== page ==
[Event "?"] [Site "?"] [Date "????.??.??"] [Round "?"] [White "Class B"] [Black "ChessAdmin"] [Result "0-1"] [ECO "D20"] [Annotator "ChessAdmin/Fritz/Houdini"] [PlyCount "82"] [EventDate "2003.??.??"] [TimeControl "240+2"] {D10: Slav Defence: cxd5 (without early Nf3) and 3 Nc3} 1. d4 d5 2. c4 c6 3. Nc3 dxc4 {an independent move that tests White's setup with Nc3.} 4. e4 e5 5. d5 {an aggressive-looking move which however can land White in trouble quickly. } Nf6 6. Bxc4 {this is the basic idea by White, to quickly regain the gambit pawn with what appears to be a strong point at d5.} b5 {this counterattacking move is considered best by Houdini and has a high scoring percentage in the database.} (6... Bb4 {is the other popular choice here.}) 7. Bb3 b4 {the necessary follow-up to the previous move, pushing away the defender of e4.} 8. Nb1 {a poor third choice for a knight retreat. Two example of games that went differently:} (8. Nce2 Nxe4 9. Nf3 Bc5 10. Be3 Bxe3 11. fxe3 Nc5 12. Rc1 Nxb3 13. Qxb3 cxd5 14. Qxb4 Nd7 15. Nc3 a5 16. Qa3 Qe7 17. Qxe7+ Kxe7 18. Nxd5+ Kf8 19. Rc7 f6 20. Nd2 Rb8 21. Ne4 Kf7 22. Nc5 Rxb2 {Szollosi, L-Garcia Palermo,C/ Berlin West 1984/MCD/1/2-1/2 (51)}) (8. Na4 Nxe4 9. Qe2 Nf6 10. dxc6 Bd6 11. Nf3 O-O 12. O-O Ba6 13. Bc4 Bxc4 14. Qxc4 Qc7 15. Bg5 Qxc6 16. Qb3 Nbd7 17. Rac1 Qa6 18. Bd2 Qb5 19. Rc4 Rac8 20. Rfc1 Rxc4 21. Rxc4 Rb8 22. Ng5 Qd5 { Sabolik,F-Kijac,M/SVK 2000/EXT 2001/1/2-1/2 (55)}) 8... Nxe4 9. Nf3 {now out of the database.} Bc5 {this aims for the following line, in which Black wins the exchange. Houdini sees nothing better for White than entering it.} (9... Ba6 $1 {immediately would instead prevent White from castling and the bishop's dominance on the f1-a6 diagonal would prove difficult to challenge.}) 10. O-O Ba6 {forcing the win of the exchange, as White cannot interpose on the diagonal and Re1 fails to ...Bxf2+} 11. Nbd2 Nxd2 {necessary, otherwise the Ne4 is hanging.} (11... Bxf1 $2 {leads to nothing, notes Fritz.} 12. Nxe4 Bxg2 13. Kxg2 $18 {and White has a big attack coming while Black is underdeveloped.} (13. Nxc5 $6 Bxf3 14. Qxf3 Qf6)) 12. Bxd2 Bxf1 {now that Nxe4 is no longer possible for White, Black can take the rook.} 13. Qxf1 O-O {White has compensation for the exchange, notably in his advantage in development and in possessing the two bishops. He also has the potential for an attack on Black's king. Houdini rates the position as equal.} (13... cxd5 {is inadvisable.} 14. Qb5+ Nd7 15. Nxe5 {and Black will lose the d-pawn and have his king exposed in the center.}) 14. Qc4 (14. Rc1 {would activate the rook and immediately increase the pressure on Black. The text-move looks dangerous, but White in effect chooses to conduct the attack while not having his rook in play.}) 14... Qb6 (14... Qd6 {would be more solid.}) 15. Nxe5 Bxf2+ 16. Kh1 Qd4 {this defensive move is considered best by Houdini.} (16... a5 {was Fritz's choice, which Houdini considers significantly better for White.} 17. dxc6 Ra7 18. Rf1) 17. Nxf7 {this doesn't turn out to be good for White.} (17. Bxb4 c5 18. Bc3 Qxc4 19. Bxc4 {is considered equal by Houdini. White is still down the exchange, but the bishop pair and strong positions of his minor pieces compensate.}) 17... Qxc4 {leads to a winning advantage for Black.} (17... Rxf7 18. dxc6 Qxc4 19. Bxc4 Nxc6 20. Rf1 Ne5 21. Bxf7+ Kxf7 22. Rxf2+ Kg8 {draws.}) 18. Bxc4 Kxf7 $1 $19 ({Inferior is} 18... Rxf7 19. dxc6 Bh4 20. c7 $15 { says Fritz.}) 19. dxc6+ Ke8 20. Bxb4 (20. Rc1 a5 21. Bb5 Ke7 22. Bg5+ Ke6 { was White's best chance, keeping Black under greater pressure.}) 20... Rf4 ( 20... Nxc6 {is clearly inferior, notes Fritz.} 21. Bxf8 Ne5 22. Rf1 Nxc4 23. Rxf2 $16) 21. b3 $6 (21. Rc1) 21... Rxc4 {Black makes the decision to simplify into a won endgame with a large (piece for pawn) material advantage.} (21... Nxc6 $5 {is considered better by the engines.} 22. Bd2 Rd4 23. Bc3 $19 Rd6) 22. bxc4 Nxc6 {now White's possible queening and mating threats have disappeared.} 23. Ba3 Rd8 24. Bb2 Bd4 25. Re1+ {sidestepping further trade of material.} Kf7 26. Rf1+ Kg6 27. Ba3 Re8 {Black's control of the f2 square and the e-file prevents White from being able to stop Black penetrating on his second rank.} 28. Bd6 Re2 29. a3 Ra2 30. h4 Ra1 {Black opts for further forced simplification.} 31. Rxa1 Bxa1 32. g4 Be5 33. Bxe5 {this hastens White's demise, but there was little he could do at this point anyway.} Nxe5 34. c5 Kf6 35. Kg2 Nxg4 36. Kf3 Ne5+ 37. Ke4 Ke6 {now Black's king is centralized and in tandem with the knight can neutralize counterplay from White, then go after White's weaknesses.} 38. Kd4 h6 {done to win in the simplest way possible, without allowing any hope for White.} (38... Nf3+ {makes it even easier for Black, comments Fritz.}) 39. Ke4 g5 40. h5 (40. hxg5 hxg5 41. Ke3 Nc4+ 42. Kf3 Nxa3 $19) 40... a5 41. a4 Nc6 {reaching a zugzwang, where White is forced to let Black penetrate.} (41... Nc6 42. Kf3 Kd5 $19 {and if White tries to queen a pawn, then} 43. Kg4 Kxc5 44. Kf5 Kd5 45. Kg6 g4 46. Kxh6 g3 47. Kg6 g2 48. h6 g1=Q+) 0-1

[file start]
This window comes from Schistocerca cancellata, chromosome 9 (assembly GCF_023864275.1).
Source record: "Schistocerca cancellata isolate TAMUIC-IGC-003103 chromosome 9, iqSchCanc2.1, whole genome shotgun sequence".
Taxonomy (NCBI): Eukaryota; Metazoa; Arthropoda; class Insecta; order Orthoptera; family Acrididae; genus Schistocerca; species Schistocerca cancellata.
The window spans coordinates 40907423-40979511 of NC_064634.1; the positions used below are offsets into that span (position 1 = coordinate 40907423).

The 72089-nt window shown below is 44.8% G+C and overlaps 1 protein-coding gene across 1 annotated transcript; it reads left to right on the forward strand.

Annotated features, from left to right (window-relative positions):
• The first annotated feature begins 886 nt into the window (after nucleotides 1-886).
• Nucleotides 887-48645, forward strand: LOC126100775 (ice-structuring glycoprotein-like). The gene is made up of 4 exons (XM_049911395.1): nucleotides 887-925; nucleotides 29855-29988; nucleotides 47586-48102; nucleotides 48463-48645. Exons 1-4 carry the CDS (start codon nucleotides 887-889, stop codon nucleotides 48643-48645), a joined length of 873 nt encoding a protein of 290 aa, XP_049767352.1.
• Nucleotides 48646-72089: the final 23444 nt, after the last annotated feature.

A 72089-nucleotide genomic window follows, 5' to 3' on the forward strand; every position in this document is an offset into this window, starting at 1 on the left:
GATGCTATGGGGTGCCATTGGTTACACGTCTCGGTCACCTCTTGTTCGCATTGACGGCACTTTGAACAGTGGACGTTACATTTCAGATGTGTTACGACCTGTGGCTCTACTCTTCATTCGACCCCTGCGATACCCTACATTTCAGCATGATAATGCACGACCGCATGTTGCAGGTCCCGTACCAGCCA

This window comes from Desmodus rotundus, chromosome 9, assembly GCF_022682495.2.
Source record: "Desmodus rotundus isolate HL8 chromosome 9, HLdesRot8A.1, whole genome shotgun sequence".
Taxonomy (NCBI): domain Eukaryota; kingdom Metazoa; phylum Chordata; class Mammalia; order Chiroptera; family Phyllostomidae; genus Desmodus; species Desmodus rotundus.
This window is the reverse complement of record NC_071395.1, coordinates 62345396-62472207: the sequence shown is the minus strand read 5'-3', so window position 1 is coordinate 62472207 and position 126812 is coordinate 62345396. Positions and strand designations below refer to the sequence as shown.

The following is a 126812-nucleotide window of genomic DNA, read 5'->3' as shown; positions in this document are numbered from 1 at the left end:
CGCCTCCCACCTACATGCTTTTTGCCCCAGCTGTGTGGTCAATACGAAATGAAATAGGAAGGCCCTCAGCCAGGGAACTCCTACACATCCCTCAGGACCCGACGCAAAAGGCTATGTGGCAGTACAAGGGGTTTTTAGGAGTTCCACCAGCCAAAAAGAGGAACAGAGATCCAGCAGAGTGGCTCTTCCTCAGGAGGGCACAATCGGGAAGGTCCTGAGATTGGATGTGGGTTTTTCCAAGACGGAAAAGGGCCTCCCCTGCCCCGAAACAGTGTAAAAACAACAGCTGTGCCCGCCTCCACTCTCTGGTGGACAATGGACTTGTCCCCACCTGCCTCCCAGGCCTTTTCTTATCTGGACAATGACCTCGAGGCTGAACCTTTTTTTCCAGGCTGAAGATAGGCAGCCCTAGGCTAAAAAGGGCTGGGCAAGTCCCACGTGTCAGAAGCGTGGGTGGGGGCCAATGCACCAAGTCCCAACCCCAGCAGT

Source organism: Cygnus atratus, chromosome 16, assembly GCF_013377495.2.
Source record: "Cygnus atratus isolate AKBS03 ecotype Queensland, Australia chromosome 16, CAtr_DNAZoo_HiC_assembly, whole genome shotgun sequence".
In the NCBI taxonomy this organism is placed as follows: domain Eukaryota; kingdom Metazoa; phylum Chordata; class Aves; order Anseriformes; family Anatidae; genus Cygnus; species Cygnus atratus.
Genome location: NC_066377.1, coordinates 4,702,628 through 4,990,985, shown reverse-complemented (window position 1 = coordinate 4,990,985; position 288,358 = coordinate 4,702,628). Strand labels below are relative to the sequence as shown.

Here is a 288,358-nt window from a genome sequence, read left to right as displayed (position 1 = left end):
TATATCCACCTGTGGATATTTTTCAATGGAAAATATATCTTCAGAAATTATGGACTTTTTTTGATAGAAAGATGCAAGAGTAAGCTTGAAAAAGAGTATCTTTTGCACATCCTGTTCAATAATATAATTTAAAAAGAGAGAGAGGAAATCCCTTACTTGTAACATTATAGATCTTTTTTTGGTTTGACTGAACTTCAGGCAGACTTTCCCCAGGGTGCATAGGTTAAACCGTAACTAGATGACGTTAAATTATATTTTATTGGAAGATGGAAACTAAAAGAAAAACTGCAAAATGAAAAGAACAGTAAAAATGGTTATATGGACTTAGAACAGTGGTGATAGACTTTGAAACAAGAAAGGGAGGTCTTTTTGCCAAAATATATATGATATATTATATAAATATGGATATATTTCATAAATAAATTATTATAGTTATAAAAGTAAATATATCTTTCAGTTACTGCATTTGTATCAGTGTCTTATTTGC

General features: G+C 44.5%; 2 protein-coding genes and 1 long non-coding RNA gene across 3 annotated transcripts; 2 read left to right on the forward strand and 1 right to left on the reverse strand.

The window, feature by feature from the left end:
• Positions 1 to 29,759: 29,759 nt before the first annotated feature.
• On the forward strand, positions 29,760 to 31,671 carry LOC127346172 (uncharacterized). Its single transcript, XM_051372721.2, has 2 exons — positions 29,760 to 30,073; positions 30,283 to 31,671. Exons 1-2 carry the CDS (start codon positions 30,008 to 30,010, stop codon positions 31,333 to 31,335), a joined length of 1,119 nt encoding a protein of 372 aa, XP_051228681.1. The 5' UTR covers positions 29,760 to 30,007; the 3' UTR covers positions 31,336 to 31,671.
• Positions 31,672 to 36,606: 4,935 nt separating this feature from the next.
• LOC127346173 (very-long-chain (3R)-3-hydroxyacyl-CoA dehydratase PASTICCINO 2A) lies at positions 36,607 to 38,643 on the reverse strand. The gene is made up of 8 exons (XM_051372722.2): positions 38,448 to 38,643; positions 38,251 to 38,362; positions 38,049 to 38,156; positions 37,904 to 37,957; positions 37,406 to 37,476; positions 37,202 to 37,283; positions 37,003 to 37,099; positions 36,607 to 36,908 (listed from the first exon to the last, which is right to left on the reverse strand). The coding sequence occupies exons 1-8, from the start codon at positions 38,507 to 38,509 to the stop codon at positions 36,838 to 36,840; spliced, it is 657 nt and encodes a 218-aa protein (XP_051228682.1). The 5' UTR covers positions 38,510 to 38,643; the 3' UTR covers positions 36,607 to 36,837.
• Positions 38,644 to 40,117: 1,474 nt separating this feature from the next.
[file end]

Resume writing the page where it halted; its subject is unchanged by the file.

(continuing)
2 comments:

  1. Hey man I just went through the game. You make very good notes, informative for both yourself and the reader. I'm not so much a fan of the Slav (more of a Dutch player) but I can definitely respect it and you played it well. Love how you pounced on the seemingly innocuous Bxc4 thematic recapture that QGD players are so used to.

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  2. Thanks for the comment. If you've seen my earlier posts on the Dutch, you know I'm a fan of that as well.

    This is one of those games that's great to analyze - it has an opening deviation punished (although the opponent is not put away), some nail-biting tactical complications and a successful winning strategy. While my play wasn't perfect - such is chess - it's good to go back and be able to see how I've won games like this, as well as taking appropriate lessons away from the losses I've looked at.